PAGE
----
Here are six examples:
The Texas Land Office and Texas Water Commission have successfully used oil-eating microbes to clean up large oil spills. Microbes hunt down and eat the toxic oil and leave only a biodegradable waste that is non-toxic to humans and marine life. It only takes weeks to accomplish this—not years like the Exxon Valdez spill. Warehouses full of microbes are readily available.

Show Me Energy Cooperative has offered to use BM007, a biofuel pellet made from Swiss grass and other cellulose materials to absorb the oil. This renewable, agricultural product can absorb 800 gallons of oil per ton and is environmentally safe and available for immediate application. The reclaimed material can be squeezed to get the oil out, or it can be formed into an energy product that can be burned commercially.

Mobius Technologies has 2,000,000 pounds of its EPA-authorized MPU oil-sorbent powder (Micronized polyurethane) that can be delivered from its current inventory to the Gulf within five days via air cargo. Millions more pounds can be delivered continuously thereafter. Within seconds of application, MPU forms an oil-cake that is resistant to wave action and does not sink. This allows the product and the oil to be permanently removed as it is collected.

According to the Walton County (FL) Sheriff’s Department and spokesperson from Florida-based CW Roberts Contracting, Bermuda hay and Bahia straw can be used as a very effective environmentally-correct solution for oil spill cleanup. The organic material, which is plenteous in supply, could be scattered over the surface of the ocean via boats with hay blowers to mop up the oil. The straw could then be collected by air lifts or boats; or it may be allowed to wash ashore where it can be swept up using standard beach cleaning equipment. Representatives from BP were in the audience watching the demonstration CW Roberts is already under contract with the Walton County Office of Emergency Management to protect their beaches from the oil spill. It’s not like this company is a fly-by-night operation that doesn’t know what it’s talking about! The president of CW Roberts told the audience that his company could have boats and equipment on the water in less than a half-day. People everywhere are ready and willing to supply the hay. CW Roberts asked BP and the Coast Guard for the chance to do a 10-acre live demonstration in Gulf waters. They were told that approval has to come from higher up. Mother Goddess already approves; she’s even supplying the materials. If you need man’s approval, then get it!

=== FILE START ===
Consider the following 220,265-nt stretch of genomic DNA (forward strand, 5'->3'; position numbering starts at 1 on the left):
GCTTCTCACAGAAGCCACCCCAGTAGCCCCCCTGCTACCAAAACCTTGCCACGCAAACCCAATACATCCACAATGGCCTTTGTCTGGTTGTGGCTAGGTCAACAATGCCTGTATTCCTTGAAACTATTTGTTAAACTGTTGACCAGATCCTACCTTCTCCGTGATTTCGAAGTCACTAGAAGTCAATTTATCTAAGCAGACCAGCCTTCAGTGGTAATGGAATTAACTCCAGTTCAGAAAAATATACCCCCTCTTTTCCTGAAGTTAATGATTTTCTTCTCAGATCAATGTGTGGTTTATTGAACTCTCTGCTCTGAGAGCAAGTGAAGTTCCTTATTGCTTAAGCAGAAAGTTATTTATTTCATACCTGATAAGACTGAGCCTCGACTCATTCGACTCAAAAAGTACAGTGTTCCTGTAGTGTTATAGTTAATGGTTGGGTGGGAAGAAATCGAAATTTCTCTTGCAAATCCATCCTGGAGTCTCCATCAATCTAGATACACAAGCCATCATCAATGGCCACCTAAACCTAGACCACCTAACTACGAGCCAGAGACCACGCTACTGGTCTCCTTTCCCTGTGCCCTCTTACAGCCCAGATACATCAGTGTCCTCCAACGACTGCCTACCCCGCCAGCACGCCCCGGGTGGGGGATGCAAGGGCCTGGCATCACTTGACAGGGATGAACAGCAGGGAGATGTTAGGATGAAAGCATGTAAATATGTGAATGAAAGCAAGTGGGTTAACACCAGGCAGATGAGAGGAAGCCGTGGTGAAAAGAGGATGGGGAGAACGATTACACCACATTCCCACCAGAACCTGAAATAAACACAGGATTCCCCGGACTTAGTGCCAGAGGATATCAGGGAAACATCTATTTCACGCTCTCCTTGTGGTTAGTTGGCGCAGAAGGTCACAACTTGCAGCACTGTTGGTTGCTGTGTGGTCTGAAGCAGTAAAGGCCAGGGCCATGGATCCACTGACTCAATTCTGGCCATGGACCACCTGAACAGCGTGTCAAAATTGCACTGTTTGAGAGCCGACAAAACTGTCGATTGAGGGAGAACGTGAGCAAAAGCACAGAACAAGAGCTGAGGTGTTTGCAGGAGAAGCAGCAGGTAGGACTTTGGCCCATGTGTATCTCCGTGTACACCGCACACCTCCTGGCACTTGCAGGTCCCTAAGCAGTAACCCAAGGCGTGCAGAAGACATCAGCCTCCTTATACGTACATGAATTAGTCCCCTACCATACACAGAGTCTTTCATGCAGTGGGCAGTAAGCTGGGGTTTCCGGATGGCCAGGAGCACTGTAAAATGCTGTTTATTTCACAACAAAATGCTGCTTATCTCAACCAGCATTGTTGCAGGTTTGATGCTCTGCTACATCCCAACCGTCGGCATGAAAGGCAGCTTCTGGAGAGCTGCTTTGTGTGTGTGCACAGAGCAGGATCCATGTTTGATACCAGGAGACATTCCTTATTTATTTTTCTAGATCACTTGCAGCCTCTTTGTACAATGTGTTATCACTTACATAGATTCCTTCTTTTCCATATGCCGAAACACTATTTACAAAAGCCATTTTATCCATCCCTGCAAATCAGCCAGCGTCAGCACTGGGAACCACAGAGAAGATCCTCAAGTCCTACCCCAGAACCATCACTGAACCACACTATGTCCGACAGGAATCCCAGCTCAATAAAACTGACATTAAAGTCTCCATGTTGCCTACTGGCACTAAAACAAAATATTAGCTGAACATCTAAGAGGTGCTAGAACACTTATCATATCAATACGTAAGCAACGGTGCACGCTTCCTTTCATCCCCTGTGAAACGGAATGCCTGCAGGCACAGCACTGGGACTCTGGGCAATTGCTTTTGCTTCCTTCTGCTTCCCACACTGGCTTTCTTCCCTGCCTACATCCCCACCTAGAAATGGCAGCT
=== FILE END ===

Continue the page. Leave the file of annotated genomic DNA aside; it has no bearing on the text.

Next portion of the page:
A piece of chemically-treated cotton cloth developed by University of Pittsburgh is able to separate crude oil from sea water within seconds by using gravity alone. The treated cloth allows water to pass through but not oil.

Even human hair can be used to solve this environment problem

Dispersants allow BP to hide the problem by making it look as if the oil is being cleaned up but it is not. In fact, dispersants break the oil down into such small particles that it cannot be cleaned up with any of the natural products mentioned above. Dispersants leave the oil in the water and will still adversely affect aquatic life.

We have got to do something not only about the oil spill, but about the legislation that protects mega giants like BP from having to pay for their catastrophic mistake that is killing marine life and making the world an unsafe place to live. I encourage you to write to your congress person or state representative and request that one or all of these natural solutions be put to use immediately and that laws be changed to close down companies that do not comply with safety regulations already in place.

Let's work together to make it look like nature intended.